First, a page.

The aviation sector has passed its “golden age” and is entering a period of decline, according to Monarch Airlines’ marketing director.
Tim Jeans believes the last five years of low-cost start-ups and cheap fares is over.
A combination of green taxes, fuel costs and a shift towards rail on short haul could spell the end of accessible air travel for all.
Speaking at a Chartered Institute of Marketing Travel Intelligence Group debate on air travel on Monday (September 28), Jeans said:
“We might well look at the last five years as a golden age of air travel.
“Governments are beginning to turn towards air travel as a cash machine.
“From November 1 it will cost a family of four travelling to the Caribbean £400 in tax on Air Passenger Duty.
“Yes we all want to travel but it has its price.
“We may yet have seen the peak of air travel.”
Jeans described the current climate for aviation as “extraordinarily difficult” and predicted the change in flying when we come out of the recession would be permanent.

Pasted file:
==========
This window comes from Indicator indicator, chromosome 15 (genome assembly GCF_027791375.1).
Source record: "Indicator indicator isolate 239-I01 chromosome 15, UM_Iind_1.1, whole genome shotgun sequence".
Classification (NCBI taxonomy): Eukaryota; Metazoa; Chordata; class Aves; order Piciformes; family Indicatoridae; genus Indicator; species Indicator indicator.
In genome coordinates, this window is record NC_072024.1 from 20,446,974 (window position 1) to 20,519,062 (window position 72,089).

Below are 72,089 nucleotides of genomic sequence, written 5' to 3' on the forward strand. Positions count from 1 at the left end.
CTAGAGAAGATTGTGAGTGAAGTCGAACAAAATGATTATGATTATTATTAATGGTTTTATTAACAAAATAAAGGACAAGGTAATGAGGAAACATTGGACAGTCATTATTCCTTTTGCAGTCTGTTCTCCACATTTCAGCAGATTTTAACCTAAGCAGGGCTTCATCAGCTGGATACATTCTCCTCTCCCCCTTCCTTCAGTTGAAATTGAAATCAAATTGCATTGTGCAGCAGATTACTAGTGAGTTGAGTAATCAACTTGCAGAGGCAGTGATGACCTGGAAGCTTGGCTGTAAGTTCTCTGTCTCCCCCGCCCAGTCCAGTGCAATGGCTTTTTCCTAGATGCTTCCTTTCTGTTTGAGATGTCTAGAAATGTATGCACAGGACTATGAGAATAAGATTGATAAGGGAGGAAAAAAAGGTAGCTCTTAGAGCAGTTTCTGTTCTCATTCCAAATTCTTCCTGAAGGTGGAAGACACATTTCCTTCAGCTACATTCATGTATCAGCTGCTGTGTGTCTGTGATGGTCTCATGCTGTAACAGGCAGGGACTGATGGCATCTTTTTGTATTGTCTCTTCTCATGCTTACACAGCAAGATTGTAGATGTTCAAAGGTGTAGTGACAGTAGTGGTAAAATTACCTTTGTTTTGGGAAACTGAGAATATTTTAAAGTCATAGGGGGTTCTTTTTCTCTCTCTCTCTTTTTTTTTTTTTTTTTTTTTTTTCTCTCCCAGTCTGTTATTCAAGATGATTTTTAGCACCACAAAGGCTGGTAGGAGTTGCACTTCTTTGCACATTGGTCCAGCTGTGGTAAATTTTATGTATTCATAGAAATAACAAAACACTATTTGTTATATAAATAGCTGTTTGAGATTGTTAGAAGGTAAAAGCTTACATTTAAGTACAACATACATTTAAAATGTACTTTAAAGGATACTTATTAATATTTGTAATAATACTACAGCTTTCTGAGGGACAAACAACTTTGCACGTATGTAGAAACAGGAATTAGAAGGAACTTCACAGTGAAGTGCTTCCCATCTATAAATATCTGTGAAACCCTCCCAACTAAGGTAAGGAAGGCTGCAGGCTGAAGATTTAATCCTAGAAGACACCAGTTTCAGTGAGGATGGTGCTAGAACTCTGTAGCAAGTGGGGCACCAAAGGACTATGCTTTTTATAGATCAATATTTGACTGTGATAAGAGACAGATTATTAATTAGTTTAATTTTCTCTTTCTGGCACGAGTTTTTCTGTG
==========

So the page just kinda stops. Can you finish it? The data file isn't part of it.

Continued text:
According to industry airline association IATA, combined losses over 2008/09 will top $27 billion – more than post 9/11.
Mike Forster, of BAA (pictured above, standing), who was also speaking at the debate, agreed:
“We will see short-haul flying decline considerably.
“But we will still need long-haul to function in an integrated global economy.”
Forster warned that Heathrow was rapidly losing ground as an international hub to rival European airports, in particular Amsterdam Schipol, Paris Charles de Gaulle and Frankfurt.
And the airport would sink further unless permission was granted to build a third runway.
“Airlines at Heathrow currently serve 180 destinations. At Paris CDG it is 244. In ten years time, unless we get a third runway, Heathrow will fall back to 147 and Paris will have 280.”
Forster added that Heathrow was now operating at 99% capacity.